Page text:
A new study by researchers at the Medical University of South Carolina found that hospitals may be able to take a relatively easy step to cut their infection rates in half— by simply putting more copper in the room.
Roughly 99,000 patients die each year after being infected by bacteria or other “superbugs” during a hospital visit, according to data from the Centers for Disease Control and Prevention. But MUSC researchers say their study found that installing copper surfaces at six “touch-points” in an intensive-care unit (ICU) significantly reduced the risk of infection.
The researchers examined records 300 patients who were treated in ICUs equipped with the copper surfaces and an additional 300 who were treated in traditional rooms. The study conducted from July 2010 to June 2011 found that patients in the normal rooms had a rate of 11 infections per thousand patient days, but those with the copper surfaces only experienced 5 per thousand.
The project’s senior author, MUSC Microbiology and Immunology professor Michael Schmidt, said the results were eye-opening. “When you can go from 11 infections to 5 infections by just placing a limited amount of material that requires no human intervention, it’s really a pretty remarkable transformation,” he told South Carolina Radio Network.
The new study published in the May issue of Infection Control and Hospital Epidemiology found that antimicrobial copper is able kill 97 percent of the bacteria that cause hospital-acquired infections (HAIs). Hospitals currently use hydrogen peroxide and ultraviolet light to decontaminate an intensive-care unit. But both steps are time-consuming and require the room to be empty. And they are not always effective, as Schmidt said the bacteria often return within a day.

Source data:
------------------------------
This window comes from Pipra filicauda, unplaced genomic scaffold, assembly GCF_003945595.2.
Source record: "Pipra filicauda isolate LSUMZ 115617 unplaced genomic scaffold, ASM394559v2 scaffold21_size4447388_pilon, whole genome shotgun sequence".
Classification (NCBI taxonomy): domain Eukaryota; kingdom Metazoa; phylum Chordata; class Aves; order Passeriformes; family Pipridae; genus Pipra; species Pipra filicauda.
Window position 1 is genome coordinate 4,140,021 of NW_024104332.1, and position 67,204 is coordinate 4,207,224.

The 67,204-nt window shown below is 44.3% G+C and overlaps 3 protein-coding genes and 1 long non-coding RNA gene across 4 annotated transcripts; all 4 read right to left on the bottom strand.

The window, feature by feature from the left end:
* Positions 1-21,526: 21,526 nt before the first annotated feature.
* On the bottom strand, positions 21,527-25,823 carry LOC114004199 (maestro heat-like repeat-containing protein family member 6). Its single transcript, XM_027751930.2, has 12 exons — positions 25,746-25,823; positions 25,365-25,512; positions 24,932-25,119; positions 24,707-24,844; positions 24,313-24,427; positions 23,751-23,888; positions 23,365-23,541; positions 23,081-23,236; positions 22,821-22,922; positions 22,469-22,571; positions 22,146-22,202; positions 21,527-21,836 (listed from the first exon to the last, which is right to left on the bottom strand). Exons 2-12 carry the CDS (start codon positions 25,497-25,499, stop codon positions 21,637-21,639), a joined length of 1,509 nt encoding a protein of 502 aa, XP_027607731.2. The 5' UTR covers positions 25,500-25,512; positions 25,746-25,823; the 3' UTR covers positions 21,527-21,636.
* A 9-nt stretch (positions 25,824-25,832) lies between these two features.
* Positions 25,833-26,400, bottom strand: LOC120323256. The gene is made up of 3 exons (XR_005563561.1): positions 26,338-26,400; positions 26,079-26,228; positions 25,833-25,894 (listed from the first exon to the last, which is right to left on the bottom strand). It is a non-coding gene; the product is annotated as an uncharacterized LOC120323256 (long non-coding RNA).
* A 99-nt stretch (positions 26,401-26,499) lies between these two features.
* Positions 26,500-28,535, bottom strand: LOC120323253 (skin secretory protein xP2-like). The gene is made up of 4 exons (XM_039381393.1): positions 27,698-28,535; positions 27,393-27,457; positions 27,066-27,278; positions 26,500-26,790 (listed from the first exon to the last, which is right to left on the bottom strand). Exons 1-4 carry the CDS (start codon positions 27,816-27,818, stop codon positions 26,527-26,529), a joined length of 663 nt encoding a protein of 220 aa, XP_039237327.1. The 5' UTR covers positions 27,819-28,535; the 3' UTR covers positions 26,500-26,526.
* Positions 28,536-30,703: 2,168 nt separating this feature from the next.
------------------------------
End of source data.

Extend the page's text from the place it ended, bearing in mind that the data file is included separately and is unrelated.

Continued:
“Patients who suffer HAIs often stay in the hospital longer, incur greater costs, and unfortunately suffer a greater likelihood of dying while hospitalized,” Dr. Cassandra Salgado, associate professor of infectious disease at the school and lead author of the study, said in a statement. The Defense Department funded the project.
The CDC estimates that a patient has roughly a 1-in-20 chance of being infected during their hospital stay. Those victims than have similar 1-in-20 odds of dying from complications once they are infected.
Schmidt said copper has long been known as an antimicrobial decontaminant, but hospitals had hesitated to use it over cost concerns. Instead medical officials prefer to use cheaper and more comfortable plastic surfaces. But Schmidt insists hospitals will see long-term savings if they apply copper to only the most-touched surfaces in an ICU.
“We didn’t have very much copper in the system,” he said. “We literally just had them on the essential touch-points where peoples’ hands would interact. And that’s all it took.” He said the average hospital-acquired infection adds $43,000 to the bill, but refitting the room with copper only cost his research team $5,000 per room.
The hospitals involved in the study were the Memorial Sloan-Kettering Cancer Center in New York, MUSC, and the Ralph Johnson VA Medical Center.